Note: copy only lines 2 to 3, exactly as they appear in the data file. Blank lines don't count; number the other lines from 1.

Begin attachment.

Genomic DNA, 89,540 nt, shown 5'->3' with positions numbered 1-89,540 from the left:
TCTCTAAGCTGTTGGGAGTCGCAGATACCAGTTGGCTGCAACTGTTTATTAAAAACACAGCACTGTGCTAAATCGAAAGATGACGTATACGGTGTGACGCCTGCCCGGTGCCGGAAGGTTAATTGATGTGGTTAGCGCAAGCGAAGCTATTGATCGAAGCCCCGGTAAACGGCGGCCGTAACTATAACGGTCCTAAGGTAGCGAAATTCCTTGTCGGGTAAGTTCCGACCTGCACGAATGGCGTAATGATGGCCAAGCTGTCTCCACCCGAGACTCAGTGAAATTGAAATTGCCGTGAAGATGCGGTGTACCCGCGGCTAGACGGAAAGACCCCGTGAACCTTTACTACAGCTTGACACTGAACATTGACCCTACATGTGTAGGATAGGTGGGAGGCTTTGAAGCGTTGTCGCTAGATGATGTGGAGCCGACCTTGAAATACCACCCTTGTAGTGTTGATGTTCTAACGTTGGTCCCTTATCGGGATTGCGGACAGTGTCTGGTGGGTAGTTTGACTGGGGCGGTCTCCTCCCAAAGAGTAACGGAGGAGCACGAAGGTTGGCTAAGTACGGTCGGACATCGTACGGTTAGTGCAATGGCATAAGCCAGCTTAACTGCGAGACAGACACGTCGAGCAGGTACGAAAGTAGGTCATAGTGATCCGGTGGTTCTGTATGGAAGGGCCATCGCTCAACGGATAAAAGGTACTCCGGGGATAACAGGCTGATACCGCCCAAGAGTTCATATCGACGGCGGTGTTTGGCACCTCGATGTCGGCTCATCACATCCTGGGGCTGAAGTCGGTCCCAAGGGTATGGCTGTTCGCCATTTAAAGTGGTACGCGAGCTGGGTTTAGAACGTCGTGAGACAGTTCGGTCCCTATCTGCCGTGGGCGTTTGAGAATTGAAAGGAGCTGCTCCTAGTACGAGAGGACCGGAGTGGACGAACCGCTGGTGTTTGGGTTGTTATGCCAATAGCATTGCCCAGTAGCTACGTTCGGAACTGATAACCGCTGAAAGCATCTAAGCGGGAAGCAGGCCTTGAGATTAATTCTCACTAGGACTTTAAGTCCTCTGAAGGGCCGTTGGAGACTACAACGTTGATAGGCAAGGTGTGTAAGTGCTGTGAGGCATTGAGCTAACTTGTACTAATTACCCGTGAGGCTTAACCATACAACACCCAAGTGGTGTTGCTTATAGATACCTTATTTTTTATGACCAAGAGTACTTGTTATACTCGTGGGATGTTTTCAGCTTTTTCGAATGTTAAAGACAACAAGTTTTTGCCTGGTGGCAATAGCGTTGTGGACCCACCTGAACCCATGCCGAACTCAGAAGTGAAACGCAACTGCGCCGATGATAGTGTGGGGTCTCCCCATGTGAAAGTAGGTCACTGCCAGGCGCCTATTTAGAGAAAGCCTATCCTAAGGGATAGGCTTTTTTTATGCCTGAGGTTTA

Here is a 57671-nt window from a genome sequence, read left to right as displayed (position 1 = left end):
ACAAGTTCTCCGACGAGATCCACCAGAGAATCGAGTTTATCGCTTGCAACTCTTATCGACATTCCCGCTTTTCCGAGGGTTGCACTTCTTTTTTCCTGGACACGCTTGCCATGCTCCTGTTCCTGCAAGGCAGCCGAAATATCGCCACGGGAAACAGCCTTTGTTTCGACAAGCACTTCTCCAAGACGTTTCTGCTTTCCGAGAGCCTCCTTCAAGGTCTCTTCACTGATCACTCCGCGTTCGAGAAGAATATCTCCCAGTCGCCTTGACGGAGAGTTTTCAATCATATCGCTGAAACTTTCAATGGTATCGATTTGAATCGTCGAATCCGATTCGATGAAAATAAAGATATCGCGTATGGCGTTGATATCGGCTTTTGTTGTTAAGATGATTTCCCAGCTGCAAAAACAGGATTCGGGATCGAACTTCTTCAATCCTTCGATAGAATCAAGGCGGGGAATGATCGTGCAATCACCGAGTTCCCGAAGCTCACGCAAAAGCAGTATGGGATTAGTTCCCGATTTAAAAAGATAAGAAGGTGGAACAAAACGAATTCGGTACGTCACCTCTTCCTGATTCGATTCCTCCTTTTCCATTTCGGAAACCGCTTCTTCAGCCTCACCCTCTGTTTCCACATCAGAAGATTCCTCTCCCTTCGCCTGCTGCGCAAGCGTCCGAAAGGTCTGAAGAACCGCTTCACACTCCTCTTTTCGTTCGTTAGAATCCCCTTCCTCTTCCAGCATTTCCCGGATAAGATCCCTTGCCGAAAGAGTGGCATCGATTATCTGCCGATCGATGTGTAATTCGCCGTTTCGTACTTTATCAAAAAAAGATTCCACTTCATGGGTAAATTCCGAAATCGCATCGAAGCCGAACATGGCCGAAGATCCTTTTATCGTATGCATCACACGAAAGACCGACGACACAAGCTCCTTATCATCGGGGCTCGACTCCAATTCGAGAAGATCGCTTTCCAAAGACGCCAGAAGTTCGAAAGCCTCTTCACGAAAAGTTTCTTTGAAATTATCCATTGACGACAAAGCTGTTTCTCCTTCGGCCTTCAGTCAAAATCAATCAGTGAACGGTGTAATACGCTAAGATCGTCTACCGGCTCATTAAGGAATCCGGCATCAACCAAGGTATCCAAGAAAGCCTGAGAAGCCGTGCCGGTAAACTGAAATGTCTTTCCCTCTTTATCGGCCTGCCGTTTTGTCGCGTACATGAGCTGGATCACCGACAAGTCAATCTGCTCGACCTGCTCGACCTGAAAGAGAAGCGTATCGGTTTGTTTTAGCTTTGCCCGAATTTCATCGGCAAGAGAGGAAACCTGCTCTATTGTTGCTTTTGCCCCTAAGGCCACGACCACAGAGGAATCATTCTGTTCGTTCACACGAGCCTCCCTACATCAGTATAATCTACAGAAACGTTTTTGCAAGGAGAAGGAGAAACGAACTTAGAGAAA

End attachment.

TCTCTAAGCTGTTGGGAGTCGCAGATACCAGTTGGCTGCAACTGTTTATTAAAAACACAGCACTGTGCTAAATCGAAAGATGACGTATACGGTGTGACGCCTGCCCGGTGCCGGAAGGTTAATTGATGTGGTTAGCGCAAGCGAAGCTATTGATCGAAGCCCCGGTAAACGGCGGCCGTAACTATAACGGTCCTAAGGTAGCGAAATTCCTTGTCGGGTAAGTTCCGACCTGCACGAATGGCGTAATGATGGCCAAGCTGTCTCCACCCGAGACTCAGTGAAATTGAAATTGCCGTGAAGATGCGGTGTACCCGCGGCTAGACGGAAAGACCCCGTGAACCTTTACTACAGCTTGACACTGAACATTGACCCTACATGTGTAGGATAGGTGGGAGGCTTTGAAGCGTTGTCGCTAGATGATGTGGAGCCGACCTTGAAATACCACCCTTGTAGTGTTGATGTTCTAACGTTGGTCCCTTATCGGGATTGCGGACAGTGTCTGGTGGGTAGTTTGACTGGGGCGGTCTCCTCCCAAAGAGTAACGGAGGAGCACGAAGGTTGGCTAAGTACGGTCGGACATCGTACGGTTAGTGCAATGGCATAAGCCAGCTTAACTGCGAGACAGACACGTCGAGCAGGTACGAAAGTAGGTCATAGTGATCCGGTGGTTCTGTATGGAAGGGCCATCGCTCAACGGATAAAAGGTACTCCGGGGATAACAGGCTGATACCGCCCAAGAGTTCATATCGACGGCGGTGTTTGGCACCTCGATGTCGGCTCATCACATCCTGGGGCTGAAGTCGGTCCCAAGGGTATGGCTGTTCGCCATTTAAAGTGGTACGCGAGCTGGGTTTAGAACGTCGTGAGACAGTTCGGTCCCTATCTGCCGTGGGCGTTTGAGAATTGAAAGGAGCTGCTCCTAGTACGAGAGGACCGGAGTGGACGAACCGCTGGTGTTTGGGTTGTTATGCCAATAGCATTGCCCAGTAGCTACGTTCGGAACTGATAACCGCTGAAAGCATCTAAGCGGGAAGCAGGCCTTGAGATTAATTCTCACTAGGACTTTAAGTCCTCTGAAGGGCCGTTGGAGACTACAACGTTGATAGGCAAGGTGTGTAAGTGCTGTGAGGCATTGAGCTAACTTGTACTAATTACCCGTGAGGCTTAACCATACAACACCCAAGTGGTGTTGCTTATAGATACCTTATTTTTTATGACCAAGAGTACTTGTTATACTCGTGGGATGTTTTCAGCTTTTTCGAATGTTAAAGACAACAAGTTTTTGCCTGGTGGCAATAGCGTTGTGGACCCACCTGAACCCATGCCGAACTCAGAAGTGAAACGCAACTGCGCCGATGATAGTGTGGGGTCTCCCCATGTGAAAGTAGGTCACTGCCAGGCGCCTATTTAGAGAAAGCCTATCCTAAGGGATAGGCTTTTTTTATGCCTGAGGTTTA

Here is a 57671-nt window from a genome sequence, read left to right as displayed (position 1 = left end):